Green Building Community

Cellulose Insulation

Frank MA, United States 0 Ratings 2 Discussions 0 Group posts

Posted by: Frank // Disruptive Technology Scientist


I have been trying to find out about Cellulose Insulation, the newspaper stuff.
Last winter my attic leaked water came in onto the Cellulose Insulation.
My question is when Cellulose Insulation gets wet does that mean mold will
grow in the Cellulose Insulation?
Do I need to remove all the Cellulose Insulation?

The information I am finding on-line is contradictory.
Is there going to be mold growing in the Cellulose Insulation?

Reply
Insul8 0 Ratings 1 Discussions 0 Group posts

Insul8 // Insulation Specialist

Frank, it really depends on when the cellulose was installed. Most modern day cellulose is treated with borate which is a natural mold inhibitor, as well as, a fire retardant. In addition, the paper is hygroscopic which means it disperses the moisture quickly. With proper attic ventilation, this means the cellulose will dry out fast and not allow the mold to grow (no water = no mold). While the water was present, the borates will inhibit the mold growth until it does dry. However, if the cellulose was an early version (say, pre-1977), it may not have been treated. Prior to about 1977, cellulose was not required to have a fire treatment in them. There were a lot of homes stuffed with paper and you can imagine what happened in a fire. Now that the fire retardants are required, homes are much safer. So, based on the age of your home or when you know it was insulated, will be the answer to your question.

StyroHome Maple Ridge, BC, canada 0 Ratings 6 Discussions 0 Group posts

StyroHome // Super Insulated, Passive House, Net Zero

The fastest way to destroy your house today is by using the wrong insulation techniques and insulation That thing you hear about on the news "Climate Change" has made the insulation choices more important that in the past. Fibrous insulation holds moisture and with Climate disasters today we see more water and insurance payouts rising with many not even being covered for acts of nature. Water soaked fibers that say in wall for a few hours must will not dry itself, and must be removed and then replaced with new materials after the wood frame is totally dry. So I would avoid this type of insulation at all costs.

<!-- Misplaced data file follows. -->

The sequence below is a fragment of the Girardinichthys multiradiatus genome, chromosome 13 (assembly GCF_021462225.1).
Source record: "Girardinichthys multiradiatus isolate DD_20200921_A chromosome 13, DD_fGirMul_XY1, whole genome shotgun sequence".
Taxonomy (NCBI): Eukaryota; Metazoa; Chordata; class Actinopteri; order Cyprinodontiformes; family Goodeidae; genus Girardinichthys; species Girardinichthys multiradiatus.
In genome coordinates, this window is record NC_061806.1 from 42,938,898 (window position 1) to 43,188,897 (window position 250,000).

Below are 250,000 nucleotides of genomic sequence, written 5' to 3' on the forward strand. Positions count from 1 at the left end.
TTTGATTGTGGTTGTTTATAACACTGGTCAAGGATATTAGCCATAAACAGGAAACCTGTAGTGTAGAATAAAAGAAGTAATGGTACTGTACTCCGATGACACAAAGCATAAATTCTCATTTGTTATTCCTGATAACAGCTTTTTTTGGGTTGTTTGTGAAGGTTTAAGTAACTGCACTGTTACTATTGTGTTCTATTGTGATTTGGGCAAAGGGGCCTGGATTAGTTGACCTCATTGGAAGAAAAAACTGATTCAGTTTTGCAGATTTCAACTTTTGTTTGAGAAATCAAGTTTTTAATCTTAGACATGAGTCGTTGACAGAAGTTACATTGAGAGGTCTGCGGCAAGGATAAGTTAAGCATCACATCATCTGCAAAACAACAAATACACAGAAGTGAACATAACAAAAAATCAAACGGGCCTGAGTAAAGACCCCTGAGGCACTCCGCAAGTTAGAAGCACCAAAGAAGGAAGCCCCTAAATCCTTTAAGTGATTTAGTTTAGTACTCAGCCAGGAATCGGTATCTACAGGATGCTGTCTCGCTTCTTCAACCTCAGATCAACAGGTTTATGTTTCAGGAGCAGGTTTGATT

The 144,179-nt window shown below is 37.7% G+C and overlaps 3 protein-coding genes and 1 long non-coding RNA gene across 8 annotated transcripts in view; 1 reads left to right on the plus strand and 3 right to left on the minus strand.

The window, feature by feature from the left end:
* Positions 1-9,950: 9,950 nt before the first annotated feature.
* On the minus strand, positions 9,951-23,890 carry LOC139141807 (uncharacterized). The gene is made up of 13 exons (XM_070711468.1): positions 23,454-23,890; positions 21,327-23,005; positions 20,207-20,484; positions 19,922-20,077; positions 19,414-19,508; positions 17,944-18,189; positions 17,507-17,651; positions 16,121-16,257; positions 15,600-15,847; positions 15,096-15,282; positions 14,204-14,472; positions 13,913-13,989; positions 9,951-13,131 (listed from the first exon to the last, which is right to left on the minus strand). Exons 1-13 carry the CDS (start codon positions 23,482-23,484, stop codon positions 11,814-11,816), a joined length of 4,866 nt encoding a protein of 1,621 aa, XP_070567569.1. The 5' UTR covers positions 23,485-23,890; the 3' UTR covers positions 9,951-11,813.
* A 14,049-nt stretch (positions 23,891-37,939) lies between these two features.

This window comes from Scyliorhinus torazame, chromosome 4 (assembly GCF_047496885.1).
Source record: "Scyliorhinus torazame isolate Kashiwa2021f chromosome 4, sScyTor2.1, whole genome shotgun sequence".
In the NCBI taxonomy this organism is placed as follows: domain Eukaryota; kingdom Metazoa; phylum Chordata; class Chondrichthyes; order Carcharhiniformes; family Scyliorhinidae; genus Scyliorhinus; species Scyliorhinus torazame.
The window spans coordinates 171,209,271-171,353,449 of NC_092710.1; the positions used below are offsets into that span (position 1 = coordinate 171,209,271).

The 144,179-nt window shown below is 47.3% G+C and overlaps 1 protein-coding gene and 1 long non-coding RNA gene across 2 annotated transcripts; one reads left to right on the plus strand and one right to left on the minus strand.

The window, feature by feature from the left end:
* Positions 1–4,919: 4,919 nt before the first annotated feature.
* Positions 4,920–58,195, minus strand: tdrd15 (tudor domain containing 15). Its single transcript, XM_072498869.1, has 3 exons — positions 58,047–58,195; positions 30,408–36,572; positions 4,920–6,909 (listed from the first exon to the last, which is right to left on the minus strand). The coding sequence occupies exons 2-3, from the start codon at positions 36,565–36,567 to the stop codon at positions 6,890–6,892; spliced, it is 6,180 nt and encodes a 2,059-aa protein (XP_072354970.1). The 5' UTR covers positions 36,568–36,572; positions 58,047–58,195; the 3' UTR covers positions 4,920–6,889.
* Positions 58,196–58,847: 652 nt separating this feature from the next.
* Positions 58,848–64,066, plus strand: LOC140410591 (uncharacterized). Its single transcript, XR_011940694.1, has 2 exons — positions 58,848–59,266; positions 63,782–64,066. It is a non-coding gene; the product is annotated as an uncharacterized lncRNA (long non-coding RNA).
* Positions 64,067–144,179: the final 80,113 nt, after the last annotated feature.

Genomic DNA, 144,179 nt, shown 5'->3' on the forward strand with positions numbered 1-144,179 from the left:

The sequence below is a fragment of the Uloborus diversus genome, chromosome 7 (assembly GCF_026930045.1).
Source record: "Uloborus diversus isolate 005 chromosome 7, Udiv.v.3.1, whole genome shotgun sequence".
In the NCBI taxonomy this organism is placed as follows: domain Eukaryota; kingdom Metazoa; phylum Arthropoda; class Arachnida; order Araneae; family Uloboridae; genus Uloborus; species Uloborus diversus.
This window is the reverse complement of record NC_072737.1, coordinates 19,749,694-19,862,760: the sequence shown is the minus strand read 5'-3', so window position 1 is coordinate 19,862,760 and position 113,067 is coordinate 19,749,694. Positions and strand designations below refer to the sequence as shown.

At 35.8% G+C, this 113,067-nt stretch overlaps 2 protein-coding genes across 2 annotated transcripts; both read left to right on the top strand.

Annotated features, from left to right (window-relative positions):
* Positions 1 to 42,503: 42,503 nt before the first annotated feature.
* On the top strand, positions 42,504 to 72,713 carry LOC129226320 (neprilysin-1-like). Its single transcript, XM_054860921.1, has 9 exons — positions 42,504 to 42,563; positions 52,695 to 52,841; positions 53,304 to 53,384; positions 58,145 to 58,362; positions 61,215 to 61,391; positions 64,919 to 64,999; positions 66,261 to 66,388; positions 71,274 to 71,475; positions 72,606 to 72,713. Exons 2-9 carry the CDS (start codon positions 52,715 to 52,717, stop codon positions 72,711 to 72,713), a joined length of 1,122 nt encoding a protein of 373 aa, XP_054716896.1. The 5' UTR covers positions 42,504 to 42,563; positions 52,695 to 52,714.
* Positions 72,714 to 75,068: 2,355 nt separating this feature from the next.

On: 06/22/2015 Insul8 wrote:

Frank, it really depends on when the cellulose was installed. Most modern day cellulose is treated with borate which is a natural mold inhibitor, as well as, a fire retardant. In addition, the paper is hygroscopic which means it disperses the moistur…

 

Please be kind and respectful!

Please make sure to be respectful of the organizations and companies, and other Rate It Green members that make up our community. We welcome praise and advice and even criticism but all posted content and ratings should be constructive in nature. For guidance on what constitutes suitable content on the Rate It Green site, please refer to the User Agreement and Site Rules.

The opinions, comments, ratings and all content posted by member on the Rate It Green website are the comments and opinions of the individual members who posts them only and do not necessarily reflect the views or policies or policies of Rate It Green. Rate It Green Team Members will monitor posted content for unsuitable content, but we also ask for the participation of community members in helping to keep the site a comfortable and open public forum of ideas. Please email all questions and concerns to admin@rateitgreen.com